Lasseter-san, Arigato! (ラセターさん、ありがとう , Rasetā-san, Arigatō) is a feature-length documentary depicting the September 2002 trip of the co-founders of Studio Ghibli to promote Spirited Away in North America.
It was originally made as a private "thank-you note" from Ghibli to John Lasseter for his role in having Spirited Away released theatrically by Disney. The film appears similar to a private documentary told through first-person, possibly written from Toshio Suzuki's perspective. The film opens to a private screening of Mei and the Kittenbus being held for the Pixar staff, then moves to a tour of the Pixar animation studio and later, even Lasseter's home.
Following its release, between May 2004 and May 2005, the Ghibli Museum hosted a temporary exhibition dedicated to Pixar, featuring films such as Toy Story, A Bug's Life, Monsters Inc. and Finding Nemo.
Lasseter-San, Arigato! is a video documentation of a trip by Hayao Miyazaki, Toshio Suzuki and several Studio Ghibli employees to promote the movie Sen to Chihiro no Kamikakushi or Spirited Away and its theatrical release in North America. The film opens to a private screening of Mei and the Kittenbus at Pixar animation studios, with John Lasseter in attendance. It then cuts to Miyazaki and Suzuki attending a press junket at the Toronto Film Festival, whether they discuss with Lasseter how they would go about promoting Spirited Away in theaters. Lasseter suggests a limited theatrical run in hopes that the film would spread through word-of-mouth, rather than a huge media blitz whose buzz would disappear after the first week.
They then discuss their various philosophies in creating film. Miyazaki says that while he relates a developing story, he realizes the gaps as he goes along. Lasseter contrasts this with the more collaborative, co-operative style of working style at Pixar, noting that a story segment can be re-worked up to 30 times before it is ever animated. Miyazaki says that once production has begun, everyone is so busy that they have no time to consider any new ideas that he discovers, and then he feels lonely and frustrated. He feels there must be a "best" method, but whether that would produce the perfect movie is another question.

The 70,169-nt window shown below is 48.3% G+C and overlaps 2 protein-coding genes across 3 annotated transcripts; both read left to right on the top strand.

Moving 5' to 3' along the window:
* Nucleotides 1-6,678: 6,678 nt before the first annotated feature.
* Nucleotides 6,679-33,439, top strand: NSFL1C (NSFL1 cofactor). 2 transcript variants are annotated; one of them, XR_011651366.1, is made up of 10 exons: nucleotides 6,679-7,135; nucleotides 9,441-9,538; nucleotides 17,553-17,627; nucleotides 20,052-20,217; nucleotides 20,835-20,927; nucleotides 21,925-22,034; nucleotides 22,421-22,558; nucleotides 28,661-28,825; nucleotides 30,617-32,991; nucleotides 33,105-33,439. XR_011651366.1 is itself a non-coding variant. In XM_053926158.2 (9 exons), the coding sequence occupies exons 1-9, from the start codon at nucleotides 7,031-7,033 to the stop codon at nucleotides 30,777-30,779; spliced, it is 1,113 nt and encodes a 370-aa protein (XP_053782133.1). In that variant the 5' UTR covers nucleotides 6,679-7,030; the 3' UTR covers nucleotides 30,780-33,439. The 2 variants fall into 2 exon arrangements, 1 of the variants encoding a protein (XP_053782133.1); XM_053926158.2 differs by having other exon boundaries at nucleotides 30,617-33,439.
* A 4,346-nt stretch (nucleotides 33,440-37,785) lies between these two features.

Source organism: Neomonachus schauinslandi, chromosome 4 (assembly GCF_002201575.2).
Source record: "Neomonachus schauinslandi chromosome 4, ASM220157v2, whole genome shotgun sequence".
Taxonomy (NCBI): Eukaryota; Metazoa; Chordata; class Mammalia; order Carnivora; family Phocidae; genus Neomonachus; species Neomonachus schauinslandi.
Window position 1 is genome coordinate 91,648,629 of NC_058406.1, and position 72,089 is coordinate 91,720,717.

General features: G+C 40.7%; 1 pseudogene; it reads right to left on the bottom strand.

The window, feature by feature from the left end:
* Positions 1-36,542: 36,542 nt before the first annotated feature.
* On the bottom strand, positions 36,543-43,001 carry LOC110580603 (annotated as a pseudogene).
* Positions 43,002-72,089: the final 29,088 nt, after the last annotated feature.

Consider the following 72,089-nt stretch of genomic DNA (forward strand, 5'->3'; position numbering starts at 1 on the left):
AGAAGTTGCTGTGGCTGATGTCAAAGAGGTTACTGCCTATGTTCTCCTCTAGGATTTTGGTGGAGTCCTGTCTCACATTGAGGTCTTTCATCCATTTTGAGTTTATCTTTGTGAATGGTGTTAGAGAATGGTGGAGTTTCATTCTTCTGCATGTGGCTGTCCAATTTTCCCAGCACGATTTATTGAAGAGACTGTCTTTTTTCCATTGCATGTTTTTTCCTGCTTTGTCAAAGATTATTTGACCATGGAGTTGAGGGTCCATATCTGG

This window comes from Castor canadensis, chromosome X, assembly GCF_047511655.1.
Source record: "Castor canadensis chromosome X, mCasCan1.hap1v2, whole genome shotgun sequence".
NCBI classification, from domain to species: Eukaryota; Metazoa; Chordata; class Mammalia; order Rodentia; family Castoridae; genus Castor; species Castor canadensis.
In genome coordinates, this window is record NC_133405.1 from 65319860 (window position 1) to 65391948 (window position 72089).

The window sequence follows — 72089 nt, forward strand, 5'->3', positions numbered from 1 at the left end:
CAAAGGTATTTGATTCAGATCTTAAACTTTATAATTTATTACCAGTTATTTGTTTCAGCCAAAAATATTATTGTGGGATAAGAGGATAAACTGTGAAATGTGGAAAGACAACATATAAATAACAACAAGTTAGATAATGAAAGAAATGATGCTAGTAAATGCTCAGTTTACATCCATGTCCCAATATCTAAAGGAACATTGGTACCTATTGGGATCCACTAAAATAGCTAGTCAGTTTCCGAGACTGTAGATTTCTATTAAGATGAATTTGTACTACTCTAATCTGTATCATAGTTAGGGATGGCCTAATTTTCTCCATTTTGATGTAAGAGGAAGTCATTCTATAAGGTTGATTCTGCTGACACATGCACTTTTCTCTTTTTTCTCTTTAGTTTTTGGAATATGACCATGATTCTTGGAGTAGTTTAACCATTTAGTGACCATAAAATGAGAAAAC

A day later, Suzuki notes that Miyazaki was asked by Disney to sit through sixty-five interviews, however, Miyazaki was able to negotiate it down to forty. After the scheduled interviews, one with Lasseter himself, Miyazaki feels pleased with himself; saying he still has the stamina to do such things. Miyazaki then attends the film's premiere in El Capitan theatre in Los Angeles, and conducts a Q&A with the audience. Here, Miyazaki jokes that the animators at Studio Ghibli have six arms, just like Kamaji.
A welcome lunch is held at Walt Disney Studios, where Suzuki is asked, "Why did you decide to team up with Disney?". He notes that Disney was the only studio that not only wanted to distribute Ghibli's entire output (rather than just certain titles), but also did not want to cut the films' length. Suzuki also felt that Disney's tradition (of traditional cel-animation) was still alive. The lunch was notably low-key due to the meal taking place a day after the attacks at the World Trade Center.
The film highlights John Lasseter's admiration of Miyazaki, who first encountered his work in 1982 when Miyazaki and Isao Takahata were on a roadshow tour promoting the release of The Castle of Cagliostro and were set to work on the adaptation of Little Nemo: Adventures in Slumberland. Lasseter was still working as an animator for Disney at the time, and mentions the tremendous influence Miyazaki has had on his work. Lasseter recounts how he traveled to Japan to attend the 1987 Hiroshima Animation Festival and visited Miyazaki's office, bringing along his two animated shorts Luxo Jr. and Red's Dream.
A day or so later, Miyazaki and company travel to Pixar Animation Studios for a tour. They walk through the various offices and meeting rooms until reaching the open-air amphitheater where Lasseter and Miyazaki suddenly begin to sing the opening theme to My Neighbor Totoro, one of Lasseter's personal favorites. Later that day, Miyazaki surprises the Pixar team with a special screening of Mei and the Kittenbus.
The following day, they drive to Lasseter's home in Sonoma. When they arrive, Miyazaki presents Lasseter with a special gift, a model reaction of the bathhouse in Spirited Away. Suzuki then unboxes another gift, a limited-edition wooden Ghibli-themed DVD player, which elicits a strong reaction from Lasseter's family. A toast is held after that. A day after that, Miyazaki test drives a sports car to wine country, and then they are treated to a aerial tour on a scarlet biplane. The final entertainment of the day sees Miyazaki and company test driving vintage cars in a race course.
The trip ends with Miyazaki and Suzuki attending an event hosted by the Charity Benefit for the Juvenile Diabetes Research Foundation. A panel is held, and Miyazaki amusingly introduces the man whose daughter became the basis for Chihiro in Spirited Away. Following another screening of Mei and the Kittenbus, Miyazaki autographs some merchandise for the children attending and bids them and everyone farewell. Suzuki narrates the trepidation with which Miyazaki approached the event. In Japan, such events are not the domain of a director; but Miyazaki not only felt good about the charitable cause. As they are about to leave, Lasseter assures Suzuki that the upcoming premiere will be a hit.
The film ends in Studio Ghibli's office in Japan, where we see the autographed Pixar poster that was presented to Miyazaki as a gift.
- Disney assigned Lasseter to executively produced the English dubbed release under the title of Spirited Away.